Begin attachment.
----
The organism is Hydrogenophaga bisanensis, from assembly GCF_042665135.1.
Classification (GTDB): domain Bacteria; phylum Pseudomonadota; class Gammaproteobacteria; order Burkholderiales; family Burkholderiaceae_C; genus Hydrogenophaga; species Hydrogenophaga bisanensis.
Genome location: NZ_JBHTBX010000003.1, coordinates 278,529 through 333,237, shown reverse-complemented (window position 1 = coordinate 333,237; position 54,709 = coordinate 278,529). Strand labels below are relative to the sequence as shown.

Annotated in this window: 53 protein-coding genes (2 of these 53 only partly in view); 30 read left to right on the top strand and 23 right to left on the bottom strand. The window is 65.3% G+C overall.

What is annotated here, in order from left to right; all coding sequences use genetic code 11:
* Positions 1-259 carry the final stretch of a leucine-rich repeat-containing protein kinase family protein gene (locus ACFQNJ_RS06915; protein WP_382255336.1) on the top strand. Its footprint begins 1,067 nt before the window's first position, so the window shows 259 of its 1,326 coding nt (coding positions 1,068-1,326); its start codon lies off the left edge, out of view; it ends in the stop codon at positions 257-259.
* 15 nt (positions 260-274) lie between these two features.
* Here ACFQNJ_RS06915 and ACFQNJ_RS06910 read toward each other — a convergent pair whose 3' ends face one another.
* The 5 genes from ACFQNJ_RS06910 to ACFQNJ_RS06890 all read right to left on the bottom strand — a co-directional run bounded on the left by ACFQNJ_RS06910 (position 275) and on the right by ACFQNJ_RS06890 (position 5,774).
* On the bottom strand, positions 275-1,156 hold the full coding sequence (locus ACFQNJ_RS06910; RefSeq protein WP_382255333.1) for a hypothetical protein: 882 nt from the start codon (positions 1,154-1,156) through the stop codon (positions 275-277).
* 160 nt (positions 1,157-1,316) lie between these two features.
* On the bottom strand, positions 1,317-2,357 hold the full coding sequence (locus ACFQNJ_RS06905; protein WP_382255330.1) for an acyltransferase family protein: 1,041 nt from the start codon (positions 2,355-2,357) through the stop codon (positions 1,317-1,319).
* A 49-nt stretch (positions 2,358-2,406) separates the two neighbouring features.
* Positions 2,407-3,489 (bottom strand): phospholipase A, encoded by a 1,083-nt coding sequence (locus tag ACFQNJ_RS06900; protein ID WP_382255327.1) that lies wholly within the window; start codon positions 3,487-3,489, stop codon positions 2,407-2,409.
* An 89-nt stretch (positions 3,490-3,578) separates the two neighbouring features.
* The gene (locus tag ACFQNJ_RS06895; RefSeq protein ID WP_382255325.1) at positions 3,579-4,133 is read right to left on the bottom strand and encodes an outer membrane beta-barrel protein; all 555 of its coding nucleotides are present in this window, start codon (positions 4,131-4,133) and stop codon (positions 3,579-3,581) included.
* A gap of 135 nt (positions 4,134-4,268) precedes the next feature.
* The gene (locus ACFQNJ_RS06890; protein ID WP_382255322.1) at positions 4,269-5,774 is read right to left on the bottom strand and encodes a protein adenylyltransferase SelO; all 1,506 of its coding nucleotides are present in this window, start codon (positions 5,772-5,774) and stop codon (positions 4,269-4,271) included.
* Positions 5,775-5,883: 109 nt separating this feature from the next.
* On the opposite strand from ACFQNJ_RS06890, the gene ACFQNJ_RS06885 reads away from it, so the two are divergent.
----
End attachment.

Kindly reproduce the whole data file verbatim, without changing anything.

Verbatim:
The organism is Hydrogenophaga bisanensis, from assembly GCF_042665135.1.
Classification (GTDB): domain Bacteria; phylum Pseudomonadota; class Gammaproteobacteria; order Burkholderiales; family Burkholderiaceae_C; genus Hydrogenophaga; species Hydrogenophaga bisanensis.
Genome location: NZ_JBHTBX010000003.1, coordinates 278,529 through 333,237, shown reverse-complemented (window position 1 = coordinate 333,237; position 54,709 = coordinate 278,529). Strand labels below are relative to the sequence as shown.

Annotated in this window: 53 protein-coding genes (2 of these 53 only partly in view); 30 read left to right on the top strand and 23 right to left on the bottom strand. The window is 65.3% G+C overall.

What is annotated here, in order from left to right; all coding sequences use genetic code 11:
* Positions 1-259 carry the final stretch of a leucine-rich repeat-containing protein kinase family protein gene (locus ACFQNJ_RS06915; protein WP_382255336.1) on the top strand. Its footprint begins 1,067 nt before the window's first position, so the window shows 259 of its 1,326 coding nt (coding positions 1,068-1,326); its start codon lies off the left edge, out of view; it ends in the stop codon at positions 257-259.
* 15 nt (positions 260-274) lie between these two features.
* Here ACFQNJ_RS06915 and ACFQNJ_RS06910 read toward each other — a convergent pair whose 3' ends face one another.
* The 5 genes from ACFQNJ_RS06910 to ACFQNJ_RS06890 all read right to left on the bottom strand — a co-directional run bounded on the left by ACFQNJ_RS06910 (position 275) and on the right by ACFQNJ_RS06890 (position 5,774).
* On the bottom strand, positions 275-1,156 hold the full coding sequence (locus ACFQNJ_RS06910; RefSeq protein WP_382255333.1) for a hypothetical protein: 882 nt from the start codon (positions 1,154-1,156) through the stop codon (positions 275-277).
* 160 nt (positions 1,157-1,316) lie between these two features.
* On the bottom strand, positions 1,317-2,357 hold the full coding sequence (locus ACFQNJ_RS06905; protein WP_382255330.1) for an acyltransferase family protein: 1,041 nt from the start codon (positions 2,355-2,357) through the stop codon (positions 1,317-1,319).
* A 49-nt stretch (positions 2,358-2,406) separates the two neighbouring features.
* Positions 2,407-3,489 (bottom strand): phospholipase A, encoded by a 1,083-nt coding sequence (locus tag ACFQNJ_RS06900; protein ID WP_382255327.1) that lies wholly within the window; start codon positions 3,487-3,489, stop codon positions 2,407-2,409.
* An 89-nt stretch (positions 3,490-3,578) separates the two neighbouring features.
* The gene (locus tag ACFQNJ_RS06895; RefSeq protein ID WP_382255325.1) at positions 3,579-4,133 is read right to left on the bottom strand and encodes an outer membrane beta-barrel protein; all 555 of its coding nucleotides are present in this window, start codon (positions 4,131-4,133) and stop codon (positions 3,579-3,581) included.
* A gap of 135 nt (positions 4,134-4,268) precedes the next feature.
* The gene (locus ACFQNJ_RS06890; protein ID WP_382255322.1) at positions 4,269-5,774 is read right to left on the bottom strand and encodes a protein adenylyltransferase SelO; all 1,506 of its coding nucleotides are present in this window, start codon (positions 5,772-5,774) and stop codon (positions 4,269-4,271) included.
* Positions 5,775-5,883: 109 nt separating this feature from the next.
* On the opposite strand from ACFQNJ_RS06890, the gene ACFQNJ_RS06885 reads away from it, so the two are divergent.